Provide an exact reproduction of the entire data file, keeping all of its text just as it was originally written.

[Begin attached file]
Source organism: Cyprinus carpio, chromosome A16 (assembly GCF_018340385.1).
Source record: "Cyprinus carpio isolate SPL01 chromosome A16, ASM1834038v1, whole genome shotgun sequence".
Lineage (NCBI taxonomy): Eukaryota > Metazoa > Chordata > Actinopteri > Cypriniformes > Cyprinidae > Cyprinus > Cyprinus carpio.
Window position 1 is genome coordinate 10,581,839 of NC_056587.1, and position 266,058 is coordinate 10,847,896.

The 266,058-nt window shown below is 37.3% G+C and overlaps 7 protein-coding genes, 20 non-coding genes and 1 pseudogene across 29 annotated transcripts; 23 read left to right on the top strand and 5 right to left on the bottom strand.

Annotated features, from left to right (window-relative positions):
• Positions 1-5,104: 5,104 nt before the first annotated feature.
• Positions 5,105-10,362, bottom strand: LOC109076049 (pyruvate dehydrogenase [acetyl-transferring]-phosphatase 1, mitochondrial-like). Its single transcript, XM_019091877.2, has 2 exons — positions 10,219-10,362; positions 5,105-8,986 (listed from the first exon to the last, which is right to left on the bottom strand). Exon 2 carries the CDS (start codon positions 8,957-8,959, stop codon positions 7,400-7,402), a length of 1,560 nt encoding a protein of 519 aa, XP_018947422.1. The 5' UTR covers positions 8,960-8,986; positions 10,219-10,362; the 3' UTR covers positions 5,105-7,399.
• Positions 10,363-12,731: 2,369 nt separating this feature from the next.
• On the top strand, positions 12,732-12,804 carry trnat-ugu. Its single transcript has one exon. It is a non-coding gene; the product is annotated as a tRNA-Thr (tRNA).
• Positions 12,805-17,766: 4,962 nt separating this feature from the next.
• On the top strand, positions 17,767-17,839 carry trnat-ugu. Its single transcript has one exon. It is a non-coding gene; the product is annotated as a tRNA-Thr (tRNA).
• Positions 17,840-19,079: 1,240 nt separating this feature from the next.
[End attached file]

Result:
Source organism: Cyprinus carpio, chromosome A16 (assembly GCF_018340385.1).
Source record: "Cyprinus carpio isolate SPL01 chromosome A16, ASM1834038v1, whole genome shotgun sequence".
Lineage (NCBI taxonomy): Eukaryota > Metazoa > Chordata > Actinopteri > Cypriniformes > Cyprinidae > Cyprinus > Cyprinus carpio.
Window position 1 is genome coordinate 10,581,839 of NC_056587.1, and position 266,058 is coordinate 10,847,896.

The 266,058-nt window shown below is 37.3% G+C and overlaps 7 protein-coding genes, 20 non-coding genes and 1 pseudogene across 29 annotated transcripts; 23 read left to right on the top strand and 5 right to left on the bottom strand.

Annotated features, from left to right (window-relative positions):
• Positions 1-5,104: 5,104 nt before the first annotated feature.
• Positions 5,105-10,362, bottom strand: LOC109076049 (pyruvate dehydrogenase [acetyl-transferring]-phosphatase 1, mitochondrial-like). Its single transcript, XM_019091877.2, has 2 exons — positions 10,219-10,362; positions 5,105-8,986 (listed from the first exon to the last, which is right to left on the bottom strand). Exon 2 carries the CDS (start codon positions 8,957-8,959, stop codon positions 7,400-7,402), a length of 1,560 nt encoding a protein of 519 aa, XP_018947422.1. The 5' UTR covers positions 8,960-8,986; positions 10,219-10,362; the 3' UTR covers positions 5,105-7,399.
• Positions 10,363-12,731: 2,369 nt separating this feature from the next.
• On the top strand, positions 12,732-12,804 carry trnat-ugu. Its single transcript has one exon. It is a non-coding gene; the product is annotated as a tRNA-Thr (tRNA).
• Positions 12,805-17,766: 4,962 nt separating this feature from the next.
• On the top strand, positions 17,767-17,839 carry trnat-ugu. Its single transcript has one exon. It is a non-coding gene; the product is annotated as a tRNA-Thr (tRNA).
• Positions 17,840-19,079: 1,240 nt separating this feature from the next.